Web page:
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Relationship between design speed and operating speed at horizontal curves on suburban arterials
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Much research has been conducted in recent years to examine the relationship between design speed and operating speed at tangent and horizontal curve sections. The majority of previous research has focused on rural two-lane highways and urban residential streets and collectors. Little if any research has considered the problems related to horizontal curves on suburban arterials. Lack of information and the results of previous studies prompted this research focusing on current design practices on suburban four-lane arterials. Roadways of the suburban arterial functional class were identified and reviewed to decide their appropriateness for inclusion in the study. The experimental design included a procedure for collecting speed data on both tangent and horizontal curve sections to examine driver behavior associated with these curves. Two primary independent variables, curve radius and approach density, were examined throughout this study. Regression analyses were performed to examine their effect on 85th percentile speeds on tangents and curves. The results indicated that the 85th percentile speeds on tangents decreased as approach density increased. Comparisons were made between design and operating speeds for the curves examined. For the comparisons made on suburban arterials, the 85th percentile driver usually exceeds the design speed and corresponding side-friction factor on curves with inferred design speeds less than 70 km/h (43.5 mi/h). The evaluations of driver speed behavior on horizontal curves suggested that curve radius is a good predictor of 85th percentile speed on curves. It was determined that a curvilinear relationship exists between curve radius and 85th percentile speed on curves. For the curves examined, the 85th percentile speed on curves increased as curve radius increased. The results also show that approach density is significant in contributing to the explanatory power of the relationship. Additional analyses were performed to examine the effect of curve radius and approach density on mean speed reductions at curves. Previous research suggests that mean speed reductions decrease as curve radius increases. The regression results do not indicate a statistically significant effect of curve radius and approach density on mean speed reductions. The combined variability of speeds on curves and speeds on tangents probably caused the poor results, given the small number of sites examined.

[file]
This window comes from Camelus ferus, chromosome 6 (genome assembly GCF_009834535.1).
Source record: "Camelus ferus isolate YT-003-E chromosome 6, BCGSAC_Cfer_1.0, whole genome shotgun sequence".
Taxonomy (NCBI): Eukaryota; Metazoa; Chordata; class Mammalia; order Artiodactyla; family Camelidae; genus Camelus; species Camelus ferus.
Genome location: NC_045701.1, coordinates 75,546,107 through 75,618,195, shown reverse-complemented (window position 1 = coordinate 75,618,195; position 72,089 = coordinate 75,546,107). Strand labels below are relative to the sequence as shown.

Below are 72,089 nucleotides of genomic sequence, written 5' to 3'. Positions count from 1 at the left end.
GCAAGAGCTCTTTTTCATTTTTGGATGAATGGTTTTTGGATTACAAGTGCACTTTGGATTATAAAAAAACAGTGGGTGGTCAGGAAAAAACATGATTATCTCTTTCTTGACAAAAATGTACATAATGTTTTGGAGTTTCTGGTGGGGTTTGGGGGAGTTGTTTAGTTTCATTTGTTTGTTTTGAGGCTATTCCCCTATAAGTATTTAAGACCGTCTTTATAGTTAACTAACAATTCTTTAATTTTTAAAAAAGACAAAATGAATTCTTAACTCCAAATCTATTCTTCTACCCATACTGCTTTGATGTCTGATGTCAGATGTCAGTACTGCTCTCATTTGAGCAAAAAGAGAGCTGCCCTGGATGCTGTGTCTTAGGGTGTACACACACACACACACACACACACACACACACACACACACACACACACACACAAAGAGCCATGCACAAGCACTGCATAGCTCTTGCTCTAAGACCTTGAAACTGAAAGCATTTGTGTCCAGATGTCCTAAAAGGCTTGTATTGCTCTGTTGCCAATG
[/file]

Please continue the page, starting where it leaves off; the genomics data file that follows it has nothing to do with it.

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Shamburger, Carl Brian (1995). Relationship between design speed and operating speed at horizontal curves on suburban arterials. Master's thesis, Texas A&M University. Available electronically from
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